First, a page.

The Journal The Authority on Global Business in Japan

The recent growth of artificial intelligence (AI) has changed the way marketers go about their business. It has added a whole new dimension to the task of remaining relevant.

In addition to addressing redundant tasks and customer communication needs, AI platforms can understand customers, analyze consumer data, and provide a contextual marketing experience. Since the introduction of customer-relationship management software—the now-critical CRM—companies have improved their relationships with those who purchase their goods and services. But now we are seeing a major shift. Nearly 30 years after Siebel CRM Systems, Inc. unleashed the first true CRM, solutions powered by AI are giving marketers and content creators new methods of personalization—virtual assistants, chatbots, and product recommendations—to tempt customers to buy more.

Currently, while only 7 percent of businesses are correctly using AI to optimize marketing and ad campaigns, 42 percent are in the testing phase. AI has moved past simply collating and analyzing user data, and can now predict consumer behavior. But should brands dive into this?

Today’s consumers have more choices than ever. What to buy? When? How? These questions are more complex than before: the process more difficult for the buyer, and it is harder for brands to cut through the noise.

In 2019, you must be one step ahead of consumers to remain relevant. Consumers have high expectations: if they don’t feel that you are speaking to them about their particular needs, you won’t succeed.

According to research conducted by creative software developer Adobe Inc. between August 21 and September 12, the vast majority of marketers believe personalization is important to customer experience and business. However, there is a large gap between expectation and reality in many industries.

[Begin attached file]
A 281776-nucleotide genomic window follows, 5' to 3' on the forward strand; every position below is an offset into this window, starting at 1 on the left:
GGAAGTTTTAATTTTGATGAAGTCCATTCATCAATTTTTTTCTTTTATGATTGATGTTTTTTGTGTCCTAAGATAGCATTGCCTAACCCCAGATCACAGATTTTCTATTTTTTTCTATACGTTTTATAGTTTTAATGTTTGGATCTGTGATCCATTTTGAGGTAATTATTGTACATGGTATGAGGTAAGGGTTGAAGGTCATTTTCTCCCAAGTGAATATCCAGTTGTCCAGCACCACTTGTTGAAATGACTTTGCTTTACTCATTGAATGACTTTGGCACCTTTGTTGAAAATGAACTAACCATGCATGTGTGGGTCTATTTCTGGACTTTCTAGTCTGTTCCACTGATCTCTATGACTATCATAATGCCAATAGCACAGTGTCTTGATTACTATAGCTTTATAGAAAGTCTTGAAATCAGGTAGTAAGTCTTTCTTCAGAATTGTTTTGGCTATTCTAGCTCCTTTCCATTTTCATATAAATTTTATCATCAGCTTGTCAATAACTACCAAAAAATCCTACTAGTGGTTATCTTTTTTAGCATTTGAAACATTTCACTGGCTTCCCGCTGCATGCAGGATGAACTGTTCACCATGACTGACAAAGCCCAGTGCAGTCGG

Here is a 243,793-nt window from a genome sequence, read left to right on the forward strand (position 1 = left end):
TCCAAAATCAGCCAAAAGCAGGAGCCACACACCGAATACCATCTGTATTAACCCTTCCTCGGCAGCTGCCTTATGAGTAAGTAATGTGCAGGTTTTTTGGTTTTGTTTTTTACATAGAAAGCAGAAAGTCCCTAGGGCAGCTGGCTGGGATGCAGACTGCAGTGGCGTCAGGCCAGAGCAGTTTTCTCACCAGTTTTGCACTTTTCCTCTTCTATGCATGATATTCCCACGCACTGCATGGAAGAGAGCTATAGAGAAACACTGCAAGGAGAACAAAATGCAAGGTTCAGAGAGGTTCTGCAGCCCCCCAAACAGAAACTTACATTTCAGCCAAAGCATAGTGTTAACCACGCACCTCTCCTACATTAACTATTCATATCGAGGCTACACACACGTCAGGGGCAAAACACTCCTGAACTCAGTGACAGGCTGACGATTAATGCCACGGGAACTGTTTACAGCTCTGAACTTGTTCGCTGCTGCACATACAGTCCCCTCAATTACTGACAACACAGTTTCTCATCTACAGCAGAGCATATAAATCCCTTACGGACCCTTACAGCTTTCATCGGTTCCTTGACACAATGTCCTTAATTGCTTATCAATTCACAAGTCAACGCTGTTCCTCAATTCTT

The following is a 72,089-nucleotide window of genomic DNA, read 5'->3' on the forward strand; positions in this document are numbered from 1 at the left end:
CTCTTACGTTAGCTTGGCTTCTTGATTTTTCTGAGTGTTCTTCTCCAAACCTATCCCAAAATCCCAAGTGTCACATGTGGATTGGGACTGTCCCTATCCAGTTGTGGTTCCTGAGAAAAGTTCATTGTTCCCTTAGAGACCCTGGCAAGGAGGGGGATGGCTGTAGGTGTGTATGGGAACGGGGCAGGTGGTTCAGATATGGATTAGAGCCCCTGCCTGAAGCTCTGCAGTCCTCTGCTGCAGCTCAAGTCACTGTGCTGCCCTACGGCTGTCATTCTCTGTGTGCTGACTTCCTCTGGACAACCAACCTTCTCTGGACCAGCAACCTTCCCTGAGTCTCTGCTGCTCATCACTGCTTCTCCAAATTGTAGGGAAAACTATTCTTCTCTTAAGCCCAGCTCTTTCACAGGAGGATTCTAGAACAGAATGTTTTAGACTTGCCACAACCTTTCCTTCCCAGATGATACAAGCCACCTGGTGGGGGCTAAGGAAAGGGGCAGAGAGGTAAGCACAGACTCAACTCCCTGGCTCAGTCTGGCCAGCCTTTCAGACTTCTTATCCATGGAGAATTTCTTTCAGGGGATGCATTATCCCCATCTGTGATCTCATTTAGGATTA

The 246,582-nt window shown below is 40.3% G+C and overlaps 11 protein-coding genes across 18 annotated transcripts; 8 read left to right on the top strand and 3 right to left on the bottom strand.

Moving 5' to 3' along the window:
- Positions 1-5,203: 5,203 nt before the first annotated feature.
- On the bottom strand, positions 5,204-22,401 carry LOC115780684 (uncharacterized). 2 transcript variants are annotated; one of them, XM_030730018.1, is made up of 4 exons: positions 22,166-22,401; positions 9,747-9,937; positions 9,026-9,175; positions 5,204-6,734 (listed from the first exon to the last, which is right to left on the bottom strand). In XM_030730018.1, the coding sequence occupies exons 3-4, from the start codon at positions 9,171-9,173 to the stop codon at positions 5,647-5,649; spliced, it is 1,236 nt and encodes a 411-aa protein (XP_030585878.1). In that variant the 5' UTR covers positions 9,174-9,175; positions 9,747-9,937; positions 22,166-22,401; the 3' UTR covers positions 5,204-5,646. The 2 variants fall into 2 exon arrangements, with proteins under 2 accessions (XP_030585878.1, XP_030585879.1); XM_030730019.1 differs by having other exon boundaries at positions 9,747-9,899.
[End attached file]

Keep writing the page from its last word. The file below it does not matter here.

Demographic segmentation has assisted the pursuit of successful marketing by targeting the right audience at the right time. And while segmentation offers better insight into marketing, it tells us little about a consumer’s interests and future behavior.

The use of AI, however, allows brands to dig deeper and pre­dict what a consumer might do. Often, connections emerge that weren’t seen before. Using this data, we can create experiences tailored to each consumer, with AI delivering a better user experience and increasing our chances of making a sale.

Businesses have long used data collection to shape marketing strategies, but having too little or too much data can prevent a company from reaching its target audience.

According to Adobe, 60 percent of companies believe the biggest barrier to drawing quality insight from customer data is that too much data is collected from too many sources.

And while they fight to surface from this flood of data, 51 percent also say they struggle to meaningfully combine, structure, and integrate data. If making sense of consumer data is draining your resources, then you aren’t delivering a satisfactory customer experience. AI may be the answer.

Having recognized the need for increased personalization and customer experience, a majority of industries are investing in AI to advance their operations. Some 48 percent say they are working to implement AI for improved personalization in 2019, and another 22 percent are targeting the end of 2020.

It is expected that the coming 12–18 months will be sig­nificant for the AI community. Keeping up with this technological requires investment and resources, but the benefits outweigh the initial burden. AI is changing the world of content mar­keting. Are you taking full advantage of it?

Robert Heldt is president of Custom Media, publisher of
The ACCJ Journal.